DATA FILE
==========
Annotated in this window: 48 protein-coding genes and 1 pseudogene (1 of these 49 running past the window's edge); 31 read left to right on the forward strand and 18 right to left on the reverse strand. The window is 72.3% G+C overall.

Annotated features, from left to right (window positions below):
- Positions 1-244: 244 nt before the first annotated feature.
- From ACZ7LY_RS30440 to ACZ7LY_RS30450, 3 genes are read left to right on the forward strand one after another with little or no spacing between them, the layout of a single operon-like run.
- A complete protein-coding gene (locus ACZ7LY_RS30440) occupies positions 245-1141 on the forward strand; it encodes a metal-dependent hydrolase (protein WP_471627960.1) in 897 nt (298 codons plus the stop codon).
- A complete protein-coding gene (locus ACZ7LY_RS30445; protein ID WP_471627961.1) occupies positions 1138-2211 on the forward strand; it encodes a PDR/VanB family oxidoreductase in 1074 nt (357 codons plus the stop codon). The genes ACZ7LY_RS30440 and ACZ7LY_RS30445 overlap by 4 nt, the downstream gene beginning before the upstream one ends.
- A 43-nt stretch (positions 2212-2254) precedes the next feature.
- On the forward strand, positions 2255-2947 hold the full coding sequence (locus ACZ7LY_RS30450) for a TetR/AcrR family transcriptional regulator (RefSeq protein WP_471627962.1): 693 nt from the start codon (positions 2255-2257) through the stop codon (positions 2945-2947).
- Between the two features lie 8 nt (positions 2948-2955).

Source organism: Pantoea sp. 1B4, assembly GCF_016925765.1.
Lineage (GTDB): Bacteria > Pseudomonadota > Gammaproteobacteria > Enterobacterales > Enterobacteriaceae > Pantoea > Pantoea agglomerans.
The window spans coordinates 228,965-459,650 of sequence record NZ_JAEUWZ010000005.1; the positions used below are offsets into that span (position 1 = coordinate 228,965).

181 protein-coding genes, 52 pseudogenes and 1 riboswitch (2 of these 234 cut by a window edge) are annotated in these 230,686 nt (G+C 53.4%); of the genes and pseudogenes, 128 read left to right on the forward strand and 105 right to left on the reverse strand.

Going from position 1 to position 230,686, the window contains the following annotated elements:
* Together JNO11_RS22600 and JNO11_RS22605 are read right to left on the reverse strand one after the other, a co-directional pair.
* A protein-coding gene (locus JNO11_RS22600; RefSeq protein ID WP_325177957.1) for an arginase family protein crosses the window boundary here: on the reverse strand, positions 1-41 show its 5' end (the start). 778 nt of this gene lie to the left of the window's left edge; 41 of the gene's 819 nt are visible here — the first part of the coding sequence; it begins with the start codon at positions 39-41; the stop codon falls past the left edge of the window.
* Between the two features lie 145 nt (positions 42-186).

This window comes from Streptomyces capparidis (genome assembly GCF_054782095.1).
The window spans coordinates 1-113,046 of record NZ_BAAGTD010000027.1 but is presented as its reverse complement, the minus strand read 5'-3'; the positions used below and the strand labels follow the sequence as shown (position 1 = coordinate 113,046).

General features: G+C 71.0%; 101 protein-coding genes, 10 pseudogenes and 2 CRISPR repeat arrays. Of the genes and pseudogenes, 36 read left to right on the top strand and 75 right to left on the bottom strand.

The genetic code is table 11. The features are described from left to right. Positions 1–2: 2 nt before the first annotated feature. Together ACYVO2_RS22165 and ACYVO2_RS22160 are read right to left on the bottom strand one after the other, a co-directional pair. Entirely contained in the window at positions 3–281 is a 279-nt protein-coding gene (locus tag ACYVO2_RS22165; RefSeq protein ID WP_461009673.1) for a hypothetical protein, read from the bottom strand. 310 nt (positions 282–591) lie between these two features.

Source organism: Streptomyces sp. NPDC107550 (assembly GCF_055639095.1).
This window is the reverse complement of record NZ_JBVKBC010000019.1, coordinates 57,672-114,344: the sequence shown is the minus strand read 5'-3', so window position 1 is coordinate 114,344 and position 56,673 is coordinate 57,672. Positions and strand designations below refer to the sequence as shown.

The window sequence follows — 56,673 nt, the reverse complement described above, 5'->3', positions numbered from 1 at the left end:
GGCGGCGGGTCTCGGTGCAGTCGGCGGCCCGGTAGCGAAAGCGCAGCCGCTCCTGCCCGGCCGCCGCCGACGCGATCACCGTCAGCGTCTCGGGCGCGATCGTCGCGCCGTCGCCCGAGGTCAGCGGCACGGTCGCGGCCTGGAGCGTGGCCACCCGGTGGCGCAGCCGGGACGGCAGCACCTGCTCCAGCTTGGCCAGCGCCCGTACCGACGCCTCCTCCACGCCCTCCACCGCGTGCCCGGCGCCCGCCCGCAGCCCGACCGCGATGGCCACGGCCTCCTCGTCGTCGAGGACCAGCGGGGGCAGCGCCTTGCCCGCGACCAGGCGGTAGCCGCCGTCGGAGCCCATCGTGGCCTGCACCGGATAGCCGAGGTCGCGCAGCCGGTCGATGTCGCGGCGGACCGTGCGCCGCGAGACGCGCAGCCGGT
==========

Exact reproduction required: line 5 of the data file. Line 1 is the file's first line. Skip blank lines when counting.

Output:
- A complete protein-coding gene (locus ACZ7LY_RS30440) occupies positions 245-1141 on the forward strand; it encodes a metal-dependent hydrolase (protein WP_471627960.1) in 897 nt (298 codons plus the stop codon).